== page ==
Tag: Bismarck

Hotel Allegro Rises from the Site of the Bismarck Hotel

The Hotel Allegro was created on the site of old Bismarck Hotel in 1998 in Chicago, Illinois. The original Bismarck Hotel was built in 1894 by Emil and Karl Eitel, brothers from Stuttgart, Germany. The Eitels were pioneers who installed ice-boxes in the hotel’s kitchen and air conditioning in the hotel’s restaurants. During World War I, the Bismarck was renamed the Randolph Hotel because of anti-German sentiment. After the war, the Bismarck name was restored. When the Eitel brothers built a new 19-floor Bismarck Hotel, the 22-story Metropolitan Office Building and the 2500-seat Palace Theatre, the original Bismarck was demolished.

The new Bismarck opened in 1926 with 600 rooms with spectacular features such as:

  • a wide marble staircase with a hand-wrought balustrade in the spacious lobby
  • vaudeville acts and big-name bands performing in the adjacent Palace Theatre
  • authentic German cuisine served at the Bismarck’s Swiss Chalet restaurant

In 1956, the hotel was acquired by the Wirtz family, owners of the Chicago Blackhawks and the Chicago Stadium. They installed air-conditioning throughout the building and telephones in every room. With its fortuitous location across the street from City Hall, the Bismarck was the official headquarters for the Cook County Democratic organization.

In 1996, Pal/Met purchased the Bismarck and, with Kimpton Hotels as operator, embarked on creating a thoroughgoing new identity with a theatrical ambiance. It reopened in 1998 with a new name, the Hotel Allegro, and a new identity. In 2008, interior designer Martha Angus was brought on board to craft a design concept that would tell the Hotel Allegro’s modern “Be a Star” story, while maintaining a reverence for the building’s past.

Guests enter the hotel on a red carpeted sweeping staircase, which leads to the renovated lobby area known as the “living room”. A striking mural, above the reception desk of the S.S. Normandie, built in 1932 as the fastest and largest ocean liner in the world enhances the classic feel of the space. Nearby, guests can venture from past to present as they enter the adjacent Cameo Lounge, which shows a contemporary look with laser-cut ink splatter mirrors, bright red faux crocodile wall coverings, and white leather couches.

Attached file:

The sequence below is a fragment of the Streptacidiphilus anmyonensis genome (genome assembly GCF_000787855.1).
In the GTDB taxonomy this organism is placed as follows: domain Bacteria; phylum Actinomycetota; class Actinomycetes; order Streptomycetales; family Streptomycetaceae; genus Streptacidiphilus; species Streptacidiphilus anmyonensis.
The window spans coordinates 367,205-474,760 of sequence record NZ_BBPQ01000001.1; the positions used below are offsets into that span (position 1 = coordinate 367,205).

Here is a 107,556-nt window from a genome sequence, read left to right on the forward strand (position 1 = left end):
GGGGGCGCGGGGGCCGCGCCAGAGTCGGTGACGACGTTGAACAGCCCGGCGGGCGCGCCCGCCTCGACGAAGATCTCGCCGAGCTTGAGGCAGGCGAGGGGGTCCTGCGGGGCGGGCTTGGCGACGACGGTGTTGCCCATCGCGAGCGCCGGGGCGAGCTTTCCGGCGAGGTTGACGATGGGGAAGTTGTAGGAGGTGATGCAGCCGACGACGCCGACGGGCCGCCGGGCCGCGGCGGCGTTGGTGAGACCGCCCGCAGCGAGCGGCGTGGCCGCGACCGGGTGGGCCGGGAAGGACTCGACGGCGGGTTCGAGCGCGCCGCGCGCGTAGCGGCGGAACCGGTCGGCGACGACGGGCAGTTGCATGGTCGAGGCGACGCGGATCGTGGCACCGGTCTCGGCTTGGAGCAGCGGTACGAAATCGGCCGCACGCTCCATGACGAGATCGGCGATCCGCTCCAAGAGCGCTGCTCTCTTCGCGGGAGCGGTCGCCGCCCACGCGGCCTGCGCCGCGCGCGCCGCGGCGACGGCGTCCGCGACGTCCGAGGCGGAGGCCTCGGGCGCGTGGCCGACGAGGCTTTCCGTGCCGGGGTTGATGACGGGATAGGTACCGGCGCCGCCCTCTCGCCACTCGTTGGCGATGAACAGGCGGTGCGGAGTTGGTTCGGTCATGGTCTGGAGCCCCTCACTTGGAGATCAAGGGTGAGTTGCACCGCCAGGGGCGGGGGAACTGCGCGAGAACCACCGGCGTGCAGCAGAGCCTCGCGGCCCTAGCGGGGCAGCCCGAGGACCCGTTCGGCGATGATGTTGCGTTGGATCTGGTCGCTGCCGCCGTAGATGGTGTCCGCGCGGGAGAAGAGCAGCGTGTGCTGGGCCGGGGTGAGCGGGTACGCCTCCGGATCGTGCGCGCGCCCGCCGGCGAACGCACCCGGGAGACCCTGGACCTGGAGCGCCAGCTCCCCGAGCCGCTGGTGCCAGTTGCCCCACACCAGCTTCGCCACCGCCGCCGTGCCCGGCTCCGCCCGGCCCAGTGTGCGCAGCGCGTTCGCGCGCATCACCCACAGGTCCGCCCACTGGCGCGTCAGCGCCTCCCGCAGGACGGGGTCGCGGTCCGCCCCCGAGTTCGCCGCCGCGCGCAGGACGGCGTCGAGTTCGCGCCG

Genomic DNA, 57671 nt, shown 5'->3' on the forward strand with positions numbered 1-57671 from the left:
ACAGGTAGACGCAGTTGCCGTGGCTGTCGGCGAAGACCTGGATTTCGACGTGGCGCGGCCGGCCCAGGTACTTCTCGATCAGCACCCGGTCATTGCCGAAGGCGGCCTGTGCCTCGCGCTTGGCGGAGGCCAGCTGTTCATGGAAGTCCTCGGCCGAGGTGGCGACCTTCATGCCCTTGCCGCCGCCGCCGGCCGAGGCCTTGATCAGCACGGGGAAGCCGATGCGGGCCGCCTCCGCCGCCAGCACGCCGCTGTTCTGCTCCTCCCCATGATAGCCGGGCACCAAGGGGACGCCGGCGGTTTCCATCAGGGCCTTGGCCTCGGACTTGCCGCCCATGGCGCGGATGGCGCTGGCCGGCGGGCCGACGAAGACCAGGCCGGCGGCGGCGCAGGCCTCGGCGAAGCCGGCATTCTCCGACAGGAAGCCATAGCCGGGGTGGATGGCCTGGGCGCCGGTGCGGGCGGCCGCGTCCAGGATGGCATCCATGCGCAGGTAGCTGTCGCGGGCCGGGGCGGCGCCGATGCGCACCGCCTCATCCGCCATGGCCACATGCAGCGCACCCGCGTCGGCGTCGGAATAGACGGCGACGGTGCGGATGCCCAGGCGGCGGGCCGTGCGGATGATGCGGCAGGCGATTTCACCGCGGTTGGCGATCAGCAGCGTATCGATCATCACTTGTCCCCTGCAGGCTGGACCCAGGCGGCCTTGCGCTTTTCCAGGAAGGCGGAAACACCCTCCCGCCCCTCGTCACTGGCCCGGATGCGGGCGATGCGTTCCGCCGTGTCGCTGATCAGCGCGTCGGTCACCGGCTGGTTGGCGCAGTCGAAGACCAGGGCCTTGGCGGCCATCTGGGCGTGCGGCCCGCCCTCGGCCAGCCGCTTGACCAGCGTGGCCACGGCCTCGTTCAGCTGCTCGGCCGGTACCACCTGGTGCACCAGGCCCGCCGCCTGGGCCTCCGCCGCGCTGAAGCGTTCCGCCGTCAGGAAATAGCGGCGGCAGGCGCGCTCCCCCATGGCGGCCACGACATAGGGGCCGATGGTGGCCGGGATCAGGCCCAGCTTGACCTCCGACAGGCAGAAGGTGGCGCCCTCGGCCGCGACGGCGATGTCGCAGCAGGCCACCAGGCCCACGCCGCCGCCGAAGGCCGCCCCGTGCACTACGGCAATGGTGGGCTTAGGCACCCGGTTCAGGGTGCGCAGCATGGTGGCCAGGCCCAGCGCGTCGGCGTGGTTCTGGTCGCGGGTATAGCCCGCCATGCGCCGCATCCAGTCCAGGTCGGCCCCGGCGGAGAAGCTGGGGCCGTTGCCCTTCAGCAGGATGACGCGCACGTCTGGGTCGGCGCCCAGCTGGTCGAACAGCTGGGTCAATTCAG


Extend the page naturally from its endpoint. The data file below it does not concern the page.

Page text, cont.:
The Hotel Allegro’s 483 luxurious guestrooms have a sleek design incorporating reflective surfaces, and lustrous furniture made of macassar ebony. Past and present is fused with Art Deco design features such as 1940s-inspired French desks, headboards inspired by 1960s luxury cruise ship cabins and 21st century geometric patterns and accents, including plexi-bedside table lamps. The historic Walnut Ballroom has fifteen-foot ceilings, large windows, and nickel-plated chandeliers of 1910 vintage.

The Hotel Allegro is a focal point for sightings of pop stars and rock bands such as Poison, Pink, Christina Aguilera, Tommy Lee, Midnight Oil, Flock of Seagulls, Warrant, The Killers, The Roots, Perry Ferrell, DJ Miles, Maeda and Rhianna. The hotel’s restaurant, 312 Chicago, hosts politicians from neighboring City Hall while the lounge, Encore, provides production parties for actors and producers from the nearby theater district.

Frommer’s Review, New York Times,

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Gary Adkisson: Take a vacation from your problems, Bismarck | Columnists

Then one day NASA engineer Jim Crocker was taking a shower in a hotel and noticed how the shower head was mounted on adjustable rods with folding arms. Eureka! The answer did not appear while working late hours in the lab but rather when Crocker was in the shower on vacation, when he created space (no pun intended) from the perplexity of his problem.

Why does creating space work? Our brain, like any muscle in the body, requires rest. Imagine lifting weights every day of the week but only using the biceps. Doing so strains and fatigues those muscles. They will repair only when given a break.

Similarly, when we are consumed by daily tackling the same challenges at work or at home, we actually lose mental energy needed to identify solutions.

That’s when it’s time to create space!

As we move through the remainder of 2020, take time, create space, and allow deep thought to happen subconsciously.

Let me be perfectly clear. I’m not suggesting kicking the can down the road or embracing an avoidance strategy. Avoidance will simply create additional problems. But like Bob Wiley, or Jim Crocker, you may find answers to your greatest problem when you take a vacation from your problems.

For me, that “vacation” is usually a bike ride along a quiet country road. When my focus is on the scenery, sweeping views of the river, cattle grazing, or windmills turning, ideas begin to pop; solutions begin to take shape.

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